Ph.D., University of California, Riverside
- Vestibular Neuroethology Lab
- Lab: Wilson 014
We investigate mechanisms of balance and spatial orientation using the methods of neuroethology and an interdisciplinary team that includes neuroscientists, behavioral biologists, physicists, and engineers. Our experimental models are turtles and mice. These species offer a number of practical advantages for investigation of vestibular mechanisms. Because the vestibular system is highly conserved during evolution, knowledge gained from turtles and mice can be expected to generalize well to other vertebrates, including humans.
Neuroethology is the study of neural mechanisms underlying naturally occurring behavior. Vestibular Neuroethology seeks to understand how head movements during natural behavior are converted into neural signals that can be used by the brain. This is accomplished in two steps.
First, we identify the spatial and temporal patterns of head movement that occur during natural behaviors using high speed digital video recordings of freely moving animals. We combine these data with information about the orientation of vestibular organs in the skull to specify the pattern of stimulation that different vestibular organs experience during natural behaviors.
Second, we use experiments, models, and information analysis to determine how mechanical stimuli delivered to hair bundles are transduced into electrical signals by vestibular receptors (hair cells) and then encoded and transmitted to the brain by afferent fibers of the vestibular nerve.
I was originally trained as a physiological and comparative psychologist at time when the modern field of Neuroscience was just emerging (the Society for Neuroscience was inaugurated while I was in graduate school). I have always been interested in how the brain acquires and stores new information, and have spent most of my career investigating the response properties of single neurons of the visual and vestibular sensory systems. Shortly after arriving at Ohio University in 1982, my wife (Ellengene Peterson) and I undertook to establish a graduate neuroscience program. We succeeded in obtaining academic challenge and 1804 awards for that purpose, and the program was launched in 1988. Over the next decade, both biology and neuroscience became increasingly quantitative and computational, and we helped lead the effort to establish the Quantitative Biology Institute in 2000, which represented collaboration between faculty in the departments of Biological Sciences, Mathematics and Physics & Astronomy. Throughout, I have both enjoyed and greatly benefited from the experience of working with an interdisciplinary team to answer questions of fundamental importance in Neuroscience.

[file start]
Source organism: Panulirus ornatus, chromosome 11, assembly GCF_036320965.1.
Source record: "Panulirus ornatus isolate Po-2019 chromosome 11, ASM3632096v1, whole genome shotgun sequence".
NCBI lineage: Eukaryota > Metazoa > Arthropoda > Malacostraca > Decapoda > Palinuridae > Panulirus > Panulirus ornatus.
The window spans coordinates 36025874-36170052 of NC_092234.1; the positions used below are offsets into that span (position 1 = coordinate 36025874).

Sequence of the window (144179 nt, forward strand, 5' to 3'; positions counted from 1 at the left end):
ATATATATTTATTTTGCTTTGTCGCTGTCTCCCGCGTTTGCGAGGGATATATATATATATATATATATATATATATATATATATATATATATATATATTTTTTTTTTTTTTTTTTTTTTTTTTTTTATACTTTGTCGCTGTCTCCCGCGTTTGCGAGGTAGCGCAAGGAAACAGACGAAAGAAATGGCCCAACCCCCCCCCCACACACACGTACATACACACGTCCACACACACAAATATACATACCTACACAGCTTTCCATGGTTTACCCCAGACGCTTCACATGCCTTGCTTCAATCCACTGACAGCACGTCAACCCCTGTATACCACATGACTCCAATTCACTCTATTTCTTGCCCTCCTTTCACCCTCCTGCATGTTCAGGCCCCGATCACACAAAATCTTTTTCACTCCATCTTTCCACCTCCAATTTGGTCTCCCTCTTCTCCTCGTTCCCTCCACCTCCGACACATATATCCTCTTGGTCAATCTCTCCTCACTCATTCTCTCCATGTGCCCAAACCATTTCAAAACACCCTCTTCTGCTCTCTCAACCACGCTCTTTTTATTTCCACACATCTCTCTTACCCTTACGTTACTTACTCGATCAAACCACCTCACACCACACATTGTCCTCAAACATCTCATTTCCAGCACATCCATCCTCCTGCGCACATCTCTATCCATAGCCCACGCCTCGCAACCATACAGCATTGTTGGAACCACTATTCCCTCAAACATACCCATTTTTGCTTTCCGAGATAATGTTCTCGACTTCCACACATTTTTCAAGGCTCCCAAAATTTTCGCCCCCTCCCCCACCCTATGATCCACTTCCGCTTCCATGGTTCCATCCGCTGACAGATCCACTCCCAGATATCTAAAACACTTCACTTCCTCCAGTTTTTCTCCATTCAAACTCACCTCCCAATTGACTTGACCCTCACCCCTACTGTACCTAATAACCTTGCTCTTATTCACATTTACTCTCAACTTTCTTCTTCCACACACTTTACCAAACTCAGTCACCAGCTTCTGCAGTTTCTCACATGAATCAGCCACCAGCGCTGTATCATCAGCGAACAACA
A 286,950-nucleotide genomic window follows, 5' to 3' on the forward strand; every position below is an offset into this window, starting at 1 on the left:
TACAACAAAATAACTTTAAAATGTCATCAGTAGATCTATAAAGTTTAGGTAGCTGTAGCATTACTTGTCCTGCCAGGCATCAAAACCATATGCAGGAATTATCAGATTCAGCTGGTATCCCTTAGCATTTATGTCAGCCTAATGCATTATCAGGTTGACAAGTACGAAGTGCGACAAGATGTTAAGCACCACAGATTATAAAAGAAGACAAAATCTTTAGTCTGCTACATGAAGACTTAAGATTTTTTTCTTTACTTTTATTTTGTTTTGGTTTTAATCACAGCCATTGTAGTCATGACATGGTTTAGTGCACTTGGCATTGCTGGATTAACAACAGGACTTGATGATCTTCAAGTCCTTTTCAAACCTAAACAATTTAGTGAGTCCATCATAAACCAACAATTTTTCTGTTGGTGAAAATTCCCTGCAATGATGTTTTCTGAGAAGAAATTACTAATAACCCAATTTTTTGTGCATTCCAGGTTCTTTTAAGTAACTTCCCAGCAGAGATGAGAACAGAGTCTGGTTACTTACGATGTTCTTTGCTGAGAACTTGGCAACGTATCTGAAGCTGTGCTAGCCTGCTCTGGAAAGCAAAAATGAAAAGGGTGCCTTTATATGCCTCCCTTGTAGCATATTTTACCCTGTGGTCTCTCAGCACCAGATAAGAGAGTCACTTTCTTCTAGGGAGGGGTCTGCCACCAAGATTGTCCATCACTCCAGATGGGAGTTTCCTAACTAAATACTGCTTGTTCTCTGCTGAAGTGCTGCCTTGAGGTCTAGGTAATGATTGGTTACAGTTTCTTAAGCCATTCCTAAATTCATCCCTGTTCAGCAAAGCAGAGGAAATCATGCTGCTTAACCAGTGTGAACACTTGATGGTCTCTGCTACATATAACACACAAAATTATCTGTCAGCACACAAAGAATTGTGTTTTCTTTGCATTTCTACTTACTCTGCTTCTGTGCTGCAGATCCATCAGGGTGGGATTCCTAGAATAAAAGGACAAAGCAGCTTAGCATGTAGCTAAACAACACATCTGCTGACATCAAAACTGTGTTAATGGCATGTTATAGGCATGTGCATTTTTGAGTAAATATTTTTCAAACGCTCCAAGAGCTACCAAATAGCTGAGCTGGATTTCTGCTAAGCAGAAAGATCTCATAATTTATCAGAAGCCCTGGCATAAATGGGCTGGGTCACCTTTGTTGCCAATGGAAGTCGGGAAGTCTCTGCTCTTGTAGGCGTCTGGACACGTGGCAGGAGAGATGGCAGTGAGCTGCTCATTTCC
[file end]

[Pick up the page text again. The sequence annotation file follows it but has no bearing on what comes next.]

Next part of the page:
Rowe, M.H. and Peterson, E.H. (2006) Autocorrelation analysis of hair bundle structure in the utricle. J Neurophysiol., 96: 2653-2669.
Rowe, M.H., Nieman, A.N. (2011) Information analysis of posterior canal afferents in the turtle, Trachemys scripta elegans, Brain Res, in press, doi: 10.1016/j.brainres.2011.08.016.
Neiman, A.N., Russell, D.F. and Rowe, M.H. (2011) Identifying temporal codes in spontaneously active sensory neurons. PLoS ONE 6(11): e27380. doi:10.1371/journal.pone.0027380.
Spoon, C., Moravec, W.J., Rowe, M.H., Grant, J.W. and Peterson, E.H. (2011) Steady state stiffness of utricular hair cells depends on macular location and hair bundle structure. J Neurophysiol, 106: 2950-2963.
Rivera, A., Davis, J.L., Grant, J.W., Blob, R., Peterson, E., Neiman, A., and Rowe, M.H. Quantifying utricular stimulation during natural behaviors, J Neurophysiol, submitted.